Although driving obstacles present themselves in every season, winter is by far the most dangerous, mainly because of its potential for snow. As such, Insurance Revolution has put together a handy guide outlining how to drive in snow and ice.
- Credit Michael Gil Flickr http://bit.ly/1zt5Tpt
- Wear comfortable dry shoes – If your shoes are wet from snow, it is a good idea to change into a dry pair before driving so your feet will not slip on the pedals.
- Accelerate slowly – It is important to pull away very gently in snow to avoid wheel spin, it is often useful to start in second gear.
- Leave large gaps – Stopping distances greatly increase in snowy weather, meaning you may need to leave up to 10 times the gap you would normally leave between you and the car in front.
- When driving up hill – Try to wait until is clear of other cars before making the ascent to ensure you don’t have to stop half way up. If that isn’t possible, leave a large gap between yourself and the car in front, keep a constant speed and avoid changing gear.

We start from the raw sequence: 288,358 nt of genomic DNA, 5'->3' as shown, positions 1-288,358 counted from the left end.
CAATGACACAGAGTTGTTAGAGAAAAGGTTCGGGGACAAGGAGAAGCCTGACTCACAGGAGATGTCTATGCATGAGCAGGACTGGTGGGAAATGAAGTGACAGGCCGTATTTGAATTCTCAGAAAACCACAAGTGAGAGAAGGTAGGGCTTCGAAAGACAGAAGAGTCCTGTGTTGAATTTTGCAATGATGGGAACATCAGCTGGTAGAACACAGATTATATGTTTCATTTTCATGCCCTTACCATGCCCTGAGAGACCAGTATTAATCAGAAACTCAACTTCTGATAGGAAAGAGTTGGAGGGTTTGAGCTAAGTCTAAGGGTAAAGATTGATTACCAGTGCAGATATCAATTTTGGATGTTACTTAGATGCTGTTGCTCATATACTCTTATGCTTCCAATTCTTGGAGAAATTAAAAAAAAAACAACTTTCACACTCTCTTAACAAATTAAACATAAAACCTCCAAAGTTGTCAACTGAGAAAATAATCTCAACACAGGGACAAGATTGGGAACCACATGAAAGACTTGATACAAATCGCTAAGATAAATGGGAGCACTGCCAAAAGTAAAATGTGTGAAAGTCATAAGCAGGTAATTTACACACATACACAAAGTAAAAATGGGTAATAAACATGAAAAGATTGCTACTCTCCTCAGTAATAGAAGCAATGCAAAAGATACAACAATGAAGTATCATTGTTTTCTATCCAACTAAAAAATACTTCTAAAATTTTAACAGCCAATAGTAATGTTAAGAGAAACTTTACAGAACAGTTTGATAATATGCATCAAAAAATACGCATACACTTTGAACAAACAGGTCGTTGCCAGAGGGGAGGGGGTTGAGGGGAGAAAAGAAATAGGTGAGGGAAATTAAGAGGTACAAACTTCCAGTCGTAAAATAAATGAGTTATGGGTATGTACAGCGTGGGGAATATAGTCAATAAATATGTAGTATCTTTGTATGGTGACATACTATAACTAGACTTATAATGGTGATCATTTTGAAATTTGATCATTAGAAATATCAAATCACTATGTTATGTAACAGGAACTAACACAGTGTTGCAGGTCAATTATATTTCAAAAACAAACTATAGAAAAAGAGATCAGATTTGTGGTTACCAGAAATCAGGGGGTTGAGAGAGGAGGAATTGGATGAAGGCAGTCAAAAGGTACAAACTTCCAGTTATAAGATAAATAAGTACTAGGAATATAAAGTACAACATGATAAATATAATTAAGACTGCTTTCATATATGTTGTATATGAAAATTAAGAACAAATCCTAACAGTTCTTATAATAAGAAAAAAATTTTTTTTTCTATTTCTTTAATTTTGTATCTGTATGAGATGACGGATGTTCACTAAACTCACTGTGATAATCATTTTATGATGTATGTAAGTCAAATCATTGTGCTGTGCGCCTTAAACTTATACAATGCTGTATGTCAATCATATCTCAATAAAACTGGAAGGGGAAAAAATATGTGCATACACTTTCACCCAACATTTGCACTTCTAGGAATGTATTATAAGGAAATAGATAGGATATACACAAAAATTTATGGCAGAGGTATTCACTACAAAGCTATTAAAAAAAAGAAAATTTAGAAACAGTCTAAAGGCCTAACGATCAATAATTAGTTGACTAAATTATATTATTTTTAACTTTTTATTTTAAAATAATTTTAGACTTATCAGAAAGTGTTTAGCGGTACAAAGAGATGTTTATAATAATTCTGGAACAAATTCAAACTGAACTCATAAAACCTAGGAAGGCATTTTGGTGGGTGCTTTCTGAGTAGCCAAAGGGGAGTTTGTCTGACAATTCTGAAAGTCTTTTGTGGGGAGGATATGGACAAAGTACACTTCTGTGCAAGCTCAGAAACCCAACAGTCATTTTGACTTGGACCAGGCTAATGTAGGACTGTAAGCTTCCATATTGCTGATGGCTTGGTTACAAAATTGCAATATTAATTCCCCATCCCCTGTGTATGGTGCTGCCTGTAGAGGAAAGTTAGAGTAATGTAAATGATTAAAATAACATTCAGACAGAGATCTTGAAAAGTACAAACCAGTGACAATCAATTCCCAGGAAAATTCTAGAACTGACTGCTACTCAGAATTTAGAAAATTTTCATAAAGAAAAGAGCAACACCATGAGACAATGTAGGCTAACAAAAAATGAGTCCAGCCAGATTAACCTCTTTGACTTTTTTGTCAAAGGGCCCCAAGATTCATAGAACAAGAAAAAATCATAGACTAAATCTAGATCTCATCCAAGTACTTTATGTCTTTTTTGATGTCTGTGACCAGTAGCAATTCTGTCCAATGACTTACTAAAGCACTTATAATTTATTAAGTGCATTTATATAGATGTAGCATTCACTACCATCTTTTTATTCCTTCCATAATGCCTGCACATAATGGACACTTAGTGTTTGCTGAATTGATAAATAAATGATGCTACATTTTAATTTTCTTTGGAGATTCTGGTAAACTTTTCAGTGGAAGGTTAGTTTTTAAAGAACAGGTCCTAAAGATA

- When driving downhill – Again, leave a large gap between you and the car in front, reduce your speed before descending the hill and avoid braking, instead allowing your gears to slow you down.
- If you go into a skid – steer into it, keeping your wheels in the direction of the skid. For example, if your vehicle is sliding to the left, steer gently to the left. Don’t take your hands off the wheel or brake sharply.
- Keep a steady speed – Be careful to drive slow enough that you don’t risk losing control, but fast enough that you don’t risk losing momentum. Keep everything as steady and smooth as possible.